Monday, April 30, 2018

What happened to Stevie Juarez in Gilroy?

Over the weekend we attended the lovely wedding of two young friends in a family backyard in the southern Salinas Valley. On the way home, we stopped for gas in Gilroy -- and drove by this little community demonstration.
Stevie Juarez, 42, was well-known and well-liked in his East Gilroy neighborhood, a father, a son, and a football playing friend. On February 25, Gilroy cops, looking for a suspicious person, came upon Juarez lying on the ground. According to the Gilroy Dispatch:

Juarez died shortly after police responded to a 911 call on Feb. 25 reporting a suspicious person in a residential yard on the 7400 block of Chestnut Street.

When Juarez saw the responding officers, he fled on foot, over fences and onto rooftops of other homes, according to police. When officers caught up to him lying on the ground in front of a home, they tried to arrest him but Juarez allegedly struggled against them. Police said they used a variety of force techniques to subdue him, including a Taser and a carotid restraint. During the struggle, Juarez fell into medical distress and was transported to San Jose Regional Medical Center, where he was pronounced dead.

As of April 26, police are "still investigating" how Jaurez died in custody. Officials say officers acted "lawfully" and "appropriately" but family and friends naturally expect to be told more. The Gilroy cops have insinuated that Jaurez may have been involved with meth and pointed out that he had a jail record. Community members think this is a smokescreen thrown up after an unjustified killing.

“(The police) will do everything they can to make him this person who deserved to be executed by police,” said Laurie Valdez, whose husband was shot and killed by San Jose State University police in 2014. “You remember who he was. Make that the narrative.”

The local paper certainly worries that local history shows there is more to be investigated than authorities have let on.

For local activists and the survivors of Steven Juarez, a chief source of danger in some Gilroy neighborhoods is that entity that is supposed to keep them safe—the Gilroy Police Department.

Sunday, April 29, 2018

Archbishop Quinn leaves a message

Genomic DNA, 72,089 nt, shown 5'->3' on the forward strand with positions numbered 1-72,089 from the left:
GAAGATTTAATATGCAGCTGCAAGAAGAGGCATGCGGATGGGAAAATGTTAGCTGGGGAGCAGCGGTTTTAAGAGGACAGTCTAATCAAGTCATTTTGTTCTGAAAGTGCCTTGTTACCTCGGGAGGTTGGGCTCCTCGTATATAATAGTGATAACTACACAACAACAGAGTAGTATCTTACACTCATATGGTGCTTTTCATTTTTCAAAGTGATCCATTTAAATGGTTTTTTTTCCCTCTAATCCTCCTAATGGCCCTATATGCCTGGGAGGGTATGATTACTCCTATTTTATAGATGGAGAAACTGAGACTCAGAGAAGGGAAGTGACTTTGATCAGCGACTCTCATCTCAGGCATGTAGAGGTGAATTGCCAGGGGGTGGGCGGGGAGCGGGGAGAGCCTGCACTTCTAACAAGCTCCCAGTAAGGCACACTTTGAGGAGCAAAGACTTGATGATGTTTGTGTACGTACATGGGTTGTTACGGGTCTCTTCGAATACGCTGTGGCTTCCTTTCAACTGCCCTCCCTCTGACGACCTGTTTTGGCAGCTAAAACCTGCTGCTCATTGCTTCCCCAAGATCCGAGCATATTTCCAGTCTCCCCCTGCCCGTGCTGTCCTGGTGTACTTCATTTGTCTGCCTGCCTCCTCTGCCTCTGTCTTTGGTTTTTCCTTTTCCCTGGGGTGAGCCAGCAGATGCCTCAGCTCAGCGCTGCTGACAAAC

The job of Roman Catholic Archbishop of San Francisco was not easy back in the days when our city was becoming an epicenter of gay demands for full civil rights. While crossdressing men insisted on flouncing around in nuns' habits, the Church labeled officially homosexuality "intrinsically disordered." Then those homosexuals, including some wearing clerical collars, started dropping from a "gay plague" -- HIV/AIDS. A formerly well-mannered, respectable, and devout Catholic city was become an anarchic center of insurgent cultures.

As far as this detached non-Catholic lesbian could tell, Archbishop John R. Quinn (serving 1977-1995) navigated this toxic mix as gracefully as any Catholic bishop in the U.S. His pastoral response to AIDS included allowing the inclusive ministry of Most Holy Redeemer Parish in the Castro District and supporting Coming Home Hospice where so many gay men went to die.

Moreover, the Archbishop was well attuned to the explosive wars in Central America whose refugees and partisans were so much a part of the city. When members of the right wing military murdered Salvadoran Archbishop Óscar Romero in March 1980, Quinn called the assassinated prelate "a voice for the poor and the oppressed." He attended his funeral in San Salvador, a massive popular gathering which was broken up by military gunfire; Quinn reported vividly on huddling helpless within the terrified crowd that hid in the cathedral building.

After his retirement (he lived on until 2017), Quinn turned to studying and writing Church history. His last work, Revered and Reviled: A Re-Examination of Vatican Council I, eventually became available through our public library, so I took a look.

I'm well read in European history, but I don't really have the necessary background knowledge to evaluate the accuracy of what Quinn offers here as historical narrative. In his telling, Vatican I, the mid-19th century Church council, is principally remembered for asserting the dogma of papal infallibility. He describes the drive to establish the idea as a consequence of the upheavals of the French Revolution in the context of Europe fragmenting into nation states which reduced the temporal power of the papacy. He brings forward the arguments of the minority of bishops who were opposed, pointing out how a monarchical/imperial papacy played poorly in those states which were democratizing. And he insists that subsequent propagandists of papal infallibility treat the resulting proclamation as a much broader assertion of papal power than the council actually authorized.

Ecclesiastical politics are as labyrinthine, sometimes ruthless, and often as fascinating as any other. Quinn lived long enough to see the current modest and pastoral pope in office -- the book seems almost a parting gift to today's incumbent. Quinn writes